Sarah Weber

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Obama’s Leadership Communication, 1995-2017: How Much Did He Improve?

In honor of President Obama's birthday this week, the QC team took a look back at his communication throughout his political career.

More than any president in recent memory, Obama used his years in the White House to cultivate a longstanding reputation as a strong public speaker. Obama’s impressive capabilities as a communicator were evident as we analyzed his speeches during his presidency. But we were curious just how far back his talents went. Had he always been such an effective speaker? To find out, we tracked down a speech he gave in 1995.

Obama had just announced his first Senate run and he was promoting his new book, Dreams from My Father: A Story of Race and Inheritance, at the Cambridge Public Library.

It was easy to see that characteristic charm as he spoke candidly about his childhood, his family, and race relations in the United States. But it was also obvious that the 34-year-old Obama wasn’t yet the polished speaker he is today.

To get an objective view of what had changed, we used our analytics platform to compare Obama’s 1995 speech at the Cambridge Public Library to his final presidential address in January.

From his Cambridge Speech to his Farewell Address, Obama’s Audience Perception Score Improved 159%

When we evaluate a spoken communication, we measure attributes of content and delivery such as clarity, trustworthiness, vocal rate, gestures, and posture. But then we go a step further, answering the question on everyone’s minds as they prepare for a presentation:

What will the audience think?

QC’s panel of 15 Ph.D.-level communication experts serves as a great proxy for an audience, acting as a personal focus group by offering feedback on how audiences perceive speakers, and providing specific recommendations on how speakers can improve their impact.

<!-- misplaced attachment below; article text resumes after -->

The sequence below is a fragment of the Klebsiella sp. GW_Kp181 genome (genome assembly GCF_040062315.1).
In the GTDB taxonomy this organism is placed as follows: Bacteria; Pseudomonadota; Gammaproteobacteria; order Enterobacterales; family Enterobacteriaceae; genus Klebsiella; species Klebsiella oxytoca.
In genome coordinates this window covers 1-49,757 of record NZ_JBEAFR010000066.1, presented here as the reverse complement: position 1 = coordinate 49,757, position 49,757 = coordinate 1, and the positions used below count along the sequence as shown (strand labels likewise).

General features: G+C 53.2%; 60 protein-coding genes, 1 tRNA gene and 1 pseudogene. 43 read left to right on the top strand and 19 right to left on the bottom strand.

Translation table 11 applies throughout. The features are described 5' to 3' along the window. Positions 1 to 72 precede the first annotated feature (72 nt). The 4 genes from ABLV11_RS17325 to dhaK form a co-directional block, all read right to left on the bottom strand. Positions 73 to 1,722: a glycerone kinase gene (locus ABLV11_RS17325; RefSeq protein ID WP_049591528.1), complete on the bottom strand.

So as we looked back at Obama’s evolution as a speaker, we asked our panel to evaluate both his 1995 Cambridge speech and his 2017 presidential farewell.

Between 1995 and 2017, President Obama’s Audience Perception score rocketed from below average to the top 10 percent of global communicators.

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Obama’s best-in-class audience perception score was the primary driver behind an 86 percent improvement in his QC Score — that is, an overall assessment of the effectiveness of his communication based on content, delivery skills, and audience perception.

So what changed?

The Audience Perception score is based on analysis of 10 different characteristics, but we found two that stood out among the rest.

Authenticity: Obama Communicated 1.6x More Authentically in his Farewell Address than His 1995 Speech

In terms of communication science, authenticity refers to the sense that the president’s remarks were natural and not overly choreographed or prepared. Audiences crave authenticity from speakers because it indicates that they truly believe in their message. In a landscape where transparency is more valued (and yet harder to come by) than ever before, audiences are wary of manipulation and spin from inauthentic speakers.

Obama, however, has developed a knack for addressing an audience of thousands with the same genuine affect and tone he might use in a one-on-one conversation with a colleague.

President Obama's Authenticity.png